Functional selectivity of G protein signaling by agonist peptides and thrombin for the protease-activated receptor-1.
- PMID: 15878870[PubMed].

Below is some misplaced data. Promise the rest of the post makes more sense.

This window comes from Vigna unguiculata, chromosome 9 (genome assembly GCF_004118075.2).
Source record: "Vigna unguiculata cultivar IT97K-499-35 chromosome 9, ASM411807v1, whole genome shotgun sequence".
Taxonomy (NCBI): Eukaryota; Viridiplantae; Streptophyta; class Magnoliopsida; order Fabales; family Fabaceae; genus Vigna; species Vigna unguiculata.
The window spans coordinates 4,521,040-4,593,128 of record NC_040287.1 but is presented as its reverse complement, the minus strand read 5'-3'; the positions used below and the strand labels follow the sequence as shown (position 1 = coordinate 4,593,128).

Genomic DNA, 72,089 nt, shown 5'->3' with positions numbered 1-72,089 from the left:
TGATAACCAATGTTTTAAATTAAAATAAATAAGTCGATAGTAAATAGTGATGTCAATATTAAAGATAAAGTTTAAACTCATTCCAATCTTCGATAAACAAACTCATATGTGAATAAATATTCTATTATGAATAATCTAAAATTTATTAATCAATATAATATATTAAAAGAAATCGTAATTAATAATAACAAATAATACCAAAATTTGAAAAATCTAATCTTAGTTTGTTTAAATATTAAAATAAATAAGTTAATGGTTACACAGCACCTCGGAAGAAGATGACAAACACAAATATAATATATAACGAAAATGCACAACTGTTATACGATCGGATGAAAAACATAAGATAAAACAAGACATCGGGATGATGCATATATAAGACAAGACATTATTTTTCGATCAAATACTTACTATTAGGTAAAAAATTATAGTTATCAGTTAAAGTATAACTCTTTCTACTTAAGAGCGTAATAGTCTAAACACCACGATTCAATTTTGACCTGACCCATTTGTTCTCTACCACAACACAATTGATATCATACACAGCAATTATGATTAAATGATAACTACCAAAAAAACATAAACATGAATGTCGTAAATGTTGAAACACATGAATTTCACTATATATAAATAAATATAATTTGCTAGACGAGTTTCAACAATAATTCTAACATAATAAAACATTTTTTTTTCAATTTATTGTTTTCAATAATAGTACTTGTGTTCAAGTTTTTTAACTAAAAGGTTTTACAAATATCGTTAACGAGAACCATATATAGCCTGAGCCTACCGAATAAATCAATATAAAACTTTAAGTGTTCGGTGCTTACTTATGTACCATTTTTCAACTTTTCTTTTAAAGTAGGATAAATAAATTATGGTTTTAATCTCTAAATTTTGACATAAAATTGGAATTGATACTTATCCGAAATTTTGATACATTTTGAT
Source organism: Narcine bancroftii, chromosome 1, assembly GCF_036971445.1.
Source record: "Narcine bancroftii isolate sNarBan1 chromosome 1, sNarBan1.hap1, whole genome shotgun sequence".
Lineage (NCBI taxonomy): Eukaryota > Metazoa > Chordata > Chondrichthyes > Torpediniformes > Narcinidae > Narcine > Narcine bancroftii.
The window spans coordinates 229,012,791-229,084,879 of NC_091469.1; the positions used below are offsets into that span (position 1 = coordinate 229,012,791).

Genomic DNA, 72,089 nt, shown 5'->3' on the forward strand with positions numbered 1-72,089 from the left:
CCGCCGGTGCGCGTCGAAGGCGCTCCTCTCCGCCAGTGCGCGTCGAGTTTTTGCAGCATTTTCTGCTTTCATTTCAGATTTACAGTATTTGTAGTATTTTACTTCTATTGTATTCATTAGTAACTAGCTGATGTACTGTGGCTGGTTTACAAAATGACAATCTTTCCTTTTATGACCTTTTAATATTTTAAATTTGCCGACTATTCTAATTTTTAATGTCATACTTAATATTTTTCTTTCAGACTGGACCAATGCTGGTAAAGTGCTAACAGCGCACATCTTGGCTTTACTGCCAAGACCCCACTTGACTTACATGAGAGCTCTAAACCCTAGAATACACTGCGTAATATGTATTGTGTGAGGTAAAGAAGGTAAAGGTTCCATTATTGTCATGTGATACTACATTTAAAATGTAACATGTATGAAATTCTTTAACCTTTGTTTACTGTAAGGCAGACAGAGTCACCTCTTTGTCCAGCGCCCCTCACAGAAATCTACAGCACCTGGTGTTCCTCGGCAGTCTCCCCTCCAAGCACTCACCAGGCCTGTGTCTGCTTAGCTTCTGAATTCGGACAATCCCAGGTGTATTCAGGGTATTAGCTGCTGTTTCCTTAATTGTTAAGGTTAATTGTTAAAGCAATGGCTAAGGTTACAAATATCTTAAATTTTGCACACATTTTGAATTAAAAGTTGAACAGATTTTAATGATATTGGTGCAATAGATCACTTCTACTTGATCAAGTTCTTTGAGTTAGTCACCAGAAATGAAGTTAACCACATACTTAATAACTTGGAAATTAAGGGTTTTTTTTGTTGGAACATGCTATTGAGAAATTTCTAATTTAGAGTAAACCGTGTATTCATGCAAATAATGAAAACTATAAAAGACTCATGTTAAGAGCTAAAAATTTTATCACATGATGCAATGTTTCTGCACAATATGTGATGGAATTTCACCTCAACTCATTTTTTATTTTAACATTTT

Thrombin activates protease-activated receptor-1 (PAR-1) by cleavage of the amino terminus to unmask a tethered ligand. Although peptide analogs can activate PAR-1, we show that the functional responses mediated via PAR-1 differ between the agonists. Thrombin caused endothelial monolayer permeability and mobilized intracellular calcium with EC(50) values of 0.1 and 1.7 nm, respectively. The opposite order of activation was observed for agonist peptide (SFLLRN-CONH(2) or TFLLRNKPDK) activation. The addition of inactivated thrombin did not affect agonist peptide signaling, suggesting that the differences in activation mechanisms are intramolecular in origin. Although activation of PAR-1 or PAR-2 by agonist peptides induced calcium mobilization, only PAR-1 activation affected barrier function. Induced barrier permeability is likely to be Galpha(12/13)-mediated as chelation of Galpha(q)-mediated intracellular calcium with BAPTA-AM, pertussis toxin inhibition of Galpha(i/o), or GM6001 inhibition of matrix metalloproteinase had no effect, whereas Y-27632 inhibition of the Galpha(12/13)-mediated Rho kinase abrogated the response. Similarly, calcium mobilization is Galpha(q)-mediated and independent of Galpha(i/o) and Galpha(12/13) because pertussis toxin Y-27632 and had no effect, whereas U-73122 inhibition of phospholipase C-beta blocked the response. It is therefore likely that changes in permeability reflect Galpha(12/13) activation, and changes in calcium reflect Galpha(q) activation, implying that the pharmacological differences between agonists are likely caused by the ability of the receptor to activate Galpha(12/13) or Galpha(q). This functional selectivity was characterized quantitatively by a mathematical model describing each step leading to Rho activation and/or calcium mobilization. This model provides an estimate that peptide activation alters receptor/G protein binding to favor Galpha(q) activation over Galpha(12/13) by approximately 800-fold.